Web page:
This is not a comprehensive description of principles driving metastasis, but serves as a general outline of this inefficient process.
Two major theories exist regarding why cancer metastases exhibit tropism. Paget postulated in 1889 that cancer cells are "seeds" and thrive when they have found their proper "soil" This alludes to microenvironments of a tissue possessing a hospitable stroma, receptor density, and growth factors favoring colonization. However, this "seed and soil" theory does not adequately explain why contralateral metastases are rare- there is a 98% probability that contra lateral breast involvement is due to a second, isolated, primary tumor . James Ewing in 1928 offered an alternate theory, proposing metastasis occurs through purely mechanical routes and anatomical distribution of vessels . For example, colon cancer most commonly metastasizes to liver because it is the first major organ to be exposed to blood arriving from the portal vein and cancer cells become entrapped in its microvessels. However, this doesn't explain why blood draining from the breast to the heart and spleen rarely lead to metastasis in these organs. Hence, there appears to be a host stroma-cancer microenvironment interaction.
Bone homeostasis is under systemic and local control, integrating endocrine, paracrine, neural, and mechanical stimuli . Locally, it is closely regulated by growth factors exchanged between osteoclasts and osteoblasts . Receptor activator of NFB Ligand (RANKL) is produced by osteoblasts and is maintained on its cell membrane. RANK receptor is found on the surface of osteoclast precursors, and RANKL-RANK receptor binding is a trophic signal of osteoclasts that stimulates its maturation. Osteoblasts also produce an inhibitory decoy receptor called osteoprotegerin (OPG), which can bind RANKL and regulate osteoclast activation by RANK receptor. Therefore, osteoclast activation is determined by the dynamic balance between RANKL and OPG-resulting in constant skeletal turnover that is integral to mechanical adaptation. Osteoblasts also contain receptor for parathyroid hormone (an endocrine regulator), and norepinephrine (regulator released by sympathetic nerves), which physiologically stimulate the release of RANKL . Breast cancer cells commandeer these mechanisms to promote a hospitable microenvironment for colonization. The earliest and most common site of distant metastasis of breast cancer is bone . Cite that 50% of individuals with newly diagnosed advanced breast cancer have bone metastasis, followed by liver (30% of individuals), lung (26%), and brain (7%).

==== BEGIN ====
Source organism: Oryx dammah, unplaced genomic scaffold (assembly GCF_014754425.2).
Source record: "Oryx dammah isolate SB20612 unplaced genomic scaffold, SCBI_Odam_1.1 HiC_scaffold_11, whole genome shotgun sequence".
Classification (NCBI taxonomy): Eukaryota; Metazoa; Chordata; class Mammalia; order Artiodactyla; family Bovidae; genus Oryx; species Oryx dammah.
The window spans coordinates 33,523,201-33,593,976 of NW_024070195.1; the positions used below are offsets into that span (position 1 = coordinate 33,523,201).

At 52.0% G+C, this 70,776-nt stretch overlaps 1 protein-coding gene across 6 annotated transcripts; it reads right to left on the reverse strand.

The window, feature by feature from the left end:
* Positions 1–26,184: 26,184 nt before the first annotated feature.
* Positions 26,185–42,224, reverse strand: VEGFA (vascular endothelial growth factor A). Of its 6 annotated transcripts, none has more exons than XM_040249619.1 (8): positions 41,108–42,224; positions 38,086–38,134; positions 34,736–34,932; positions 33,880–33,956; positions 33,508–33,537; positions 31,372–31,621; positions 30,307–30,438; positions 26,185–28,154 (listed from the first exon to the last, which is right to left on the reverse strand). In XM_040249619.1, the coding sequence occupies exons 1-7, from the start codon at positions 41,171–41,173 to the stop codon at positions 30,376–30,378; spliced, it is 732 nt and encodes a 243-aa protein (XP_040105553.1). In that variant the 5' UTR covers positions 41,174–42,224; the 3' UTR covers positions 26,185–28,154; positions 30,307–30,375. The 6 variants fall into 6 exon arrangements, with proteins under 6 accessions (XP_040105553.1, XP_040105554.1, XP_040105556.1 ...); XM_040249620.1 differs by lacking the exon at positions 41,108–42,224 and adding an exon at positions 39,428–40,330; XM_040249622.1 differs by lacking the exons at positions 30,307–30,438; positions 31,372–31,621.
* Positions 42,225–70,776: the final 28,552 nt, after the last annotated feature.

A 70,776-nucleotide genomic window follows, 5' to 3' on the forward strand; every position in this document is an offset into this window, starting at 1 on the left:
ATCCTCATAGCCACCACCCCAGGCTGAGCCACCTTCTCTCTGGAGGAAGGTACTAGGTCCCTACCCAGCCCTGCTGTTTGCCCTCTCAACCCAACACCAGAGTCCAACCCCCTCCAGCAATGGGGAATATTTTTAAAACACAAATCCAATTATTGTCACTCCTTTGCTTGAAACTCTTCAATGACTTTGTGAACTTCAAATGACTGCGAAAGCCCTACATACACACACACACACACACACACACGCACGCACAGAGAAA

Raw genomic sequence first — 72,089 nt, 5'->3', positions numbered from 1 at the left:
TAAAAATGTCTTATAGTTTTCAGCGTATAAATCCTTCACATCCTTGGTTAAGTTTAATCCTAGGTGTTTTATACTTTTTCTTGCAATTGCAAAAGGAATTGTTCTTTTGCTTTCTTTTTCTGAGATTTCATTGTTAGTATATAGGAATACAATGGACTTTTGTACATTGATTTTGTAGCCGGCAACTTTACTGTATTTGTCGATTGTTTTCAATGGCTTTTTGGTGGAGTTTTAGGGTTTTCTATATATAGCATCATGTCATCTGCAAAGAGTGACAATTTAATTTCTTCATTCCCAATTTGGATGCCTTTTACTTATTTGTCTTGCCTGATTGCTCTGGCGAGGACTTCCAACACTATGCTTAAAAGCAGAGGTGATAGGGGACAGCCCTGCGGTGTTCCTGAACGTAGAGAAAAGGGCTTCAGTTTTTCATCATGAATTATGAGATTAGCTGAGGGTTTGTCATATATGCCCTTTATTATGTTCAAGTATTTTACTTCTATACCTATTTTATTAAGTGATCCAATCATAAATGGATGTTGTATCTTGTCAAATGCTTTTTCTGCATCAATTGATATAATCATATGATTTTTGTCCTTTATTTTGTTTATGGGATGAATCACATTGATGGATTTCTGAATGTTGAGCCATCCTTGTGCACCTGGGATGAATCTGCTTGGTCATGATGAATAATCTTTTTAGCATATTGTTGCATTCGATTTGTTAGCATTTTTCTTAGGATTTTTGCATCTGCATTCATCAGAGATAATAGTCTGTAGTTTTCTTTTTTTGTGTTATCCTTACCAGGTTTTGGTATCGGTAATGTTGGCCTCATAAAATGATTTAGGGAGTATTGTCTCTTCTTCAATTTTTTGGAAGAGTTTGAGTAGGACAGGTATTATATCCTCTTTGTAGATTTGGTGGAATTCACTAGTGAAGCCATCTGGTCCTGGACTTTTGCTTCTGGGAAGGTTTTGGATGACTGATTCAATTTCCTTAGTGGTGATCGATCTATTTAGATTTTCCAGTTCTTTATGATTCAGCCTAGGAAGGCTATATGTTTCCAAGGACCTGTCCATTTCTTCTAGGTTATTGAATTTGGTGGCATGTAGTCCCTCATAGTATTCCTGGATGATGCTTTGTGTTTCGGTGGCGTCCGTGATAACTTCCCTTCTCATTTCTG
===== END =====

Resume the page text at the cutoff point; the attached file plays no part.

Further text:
Approximately 70% of women die with bone metastases, and this is the site of the highest tumor burden. Breast cancer classically causes osteolytic lesions, but osteoblastic lesions are found in 25% of the cases . Breast cancer cells migrate to the highly vascular bone microenvironment, interact with the bone stroma and secrete Parathyroid Hormone-related Peptide (PTHrP), driving osteoblast-induced osteoclastic resorption by upregulating RANKL: OPG ratio. Osteoclastic resorption of bone has been found to be a key factor in promoting a favorable microenvironment due to its release of growth factors, chemokines, and cytokines from the bone matrix that favor cancer cell colonization. These include platelet-derived growth factor (PDGF), bone morphogenetic proteins (BMPs), fibroblast growth factors (FGFs), insulin-like growth factor-1 (IGF-1), and Transforming Growth Factor (TGF) and their downstream effector pathways. These factors stimulate cancer proliferation, and production of more PTHrP-creating a vicious cycle of a positive feedback loop . Antibodies against PTHrP have been shown to suppression osteolytic lesions in mice [1,5]. Bussard et. al. (2008) previously commented on how the release of these growth factors isaccelerates breast cancer metastasis, but posed the question why most cancers such as colorectal adenocarcinoma are transient in the bone marrow but do not present as clinically as metastatic disease of the bone. They suggested that there are bone-specific interactions with breast cancer cells that "home" them to the bone rather than another site such as the adrenals [4,5].